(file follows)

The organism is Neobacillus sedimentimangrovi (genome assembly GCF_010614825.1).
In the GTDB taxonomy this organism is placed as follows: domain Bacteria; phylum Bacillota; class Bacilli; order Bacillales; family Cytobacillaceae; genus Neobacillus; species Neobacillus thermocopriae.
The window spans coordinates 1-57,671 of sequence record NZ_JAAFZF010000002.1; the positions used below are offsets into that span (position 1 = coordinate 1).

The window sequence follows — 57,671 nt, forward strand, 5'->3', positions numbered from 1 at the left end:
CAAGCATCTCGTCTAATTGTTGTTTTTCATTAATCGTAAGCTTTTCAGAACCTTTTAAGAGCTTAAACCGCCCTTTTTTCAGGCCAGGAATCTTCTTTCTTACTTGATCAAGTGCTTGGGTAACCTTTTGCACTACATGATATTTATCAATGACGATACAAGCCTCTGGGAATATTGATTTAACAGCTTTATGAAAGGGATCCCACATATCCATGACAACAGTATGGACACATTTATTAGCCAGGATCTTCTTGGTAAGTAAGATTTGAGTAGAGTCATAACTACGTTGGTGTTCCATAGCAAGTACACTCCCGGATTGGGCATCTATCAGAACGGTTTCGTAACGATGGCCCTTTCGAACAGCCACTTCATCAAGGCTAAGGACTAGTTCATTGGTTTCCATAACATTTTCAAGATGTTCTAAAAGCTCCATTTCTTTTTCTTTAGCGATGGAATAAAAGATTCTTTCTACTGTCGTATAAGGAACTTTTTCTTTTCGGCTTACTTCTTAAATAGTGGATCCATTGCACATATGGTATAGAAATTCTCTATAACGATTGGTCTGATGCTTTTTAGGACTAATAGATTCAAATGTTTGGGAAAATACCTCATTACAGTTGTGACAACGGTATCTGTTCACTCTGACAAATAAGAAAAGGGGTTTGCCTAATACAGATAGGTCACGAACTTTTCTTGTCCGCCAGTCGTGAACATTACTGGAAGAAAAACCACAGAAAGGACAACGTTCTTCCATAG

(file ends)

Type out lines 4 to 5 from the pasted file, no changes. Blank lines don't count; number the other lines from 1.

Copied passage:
The window sequence follows — 57,671 nt, forward strand, 5'->3', positions numbered from 1 at the left end:
CAAGCATCTCGTCTAATTGTTGTTTTTCATTAATCGTAAGCTTTTCAGAACCTTTTAAGAGCTTAAACCGCCCTTTTTTCAGGCCAGGAATCTTCTTTCTTACTTGATCAAGTGCTTGGGTAACCTTTTGCACTACATGATATTTATCAATGACGATACAAGCCTCTGGGAATATTGATTTAACAGCTTTATGAAAGGGATCCCACATATCCATGACAACAGTATGGACACATTTATTAGCCAGGATCTTCTTGGTAAGTAAGATTTGAGTAGAGTCATAACTACGTTGGTGTTCCATAGCAAGTACACTCCCGGATTGGGCATCTATCAGAACGGTTTCGTAACGATGGCCCTTTCGAACAGCCACTTCATCAAGGCTAAGGACTAGTTCATTGGTTTCCATAACATTTTCAAGATGTTCTAAAAGCTCCATTTCTTTTTCTTTAGCGATGGAATAAAAGATTCTTTCTACTGTCGTATAAGGAACTTTTTCTTTTCGGCTTACTTCTTAAATAGTGGATCCATTGCACATATGGTATAGAAATTCTCTATAACGATTGGTCTGATGCTTTTTAGGACTAATAGATTCAAATGTTTGGGAAAATACCTCATTACAGTTGTGACAACGGTATCTGTTCACTCTGACAAATAAGAAAAGGGGTTTGCCTAATACAGATAGGTCACGAACTTTTCTTGTCCGCCAGTCGTGAACATTACTGGAAGAAAAACCACAGAAAGGACAACGTTCTTCCATAG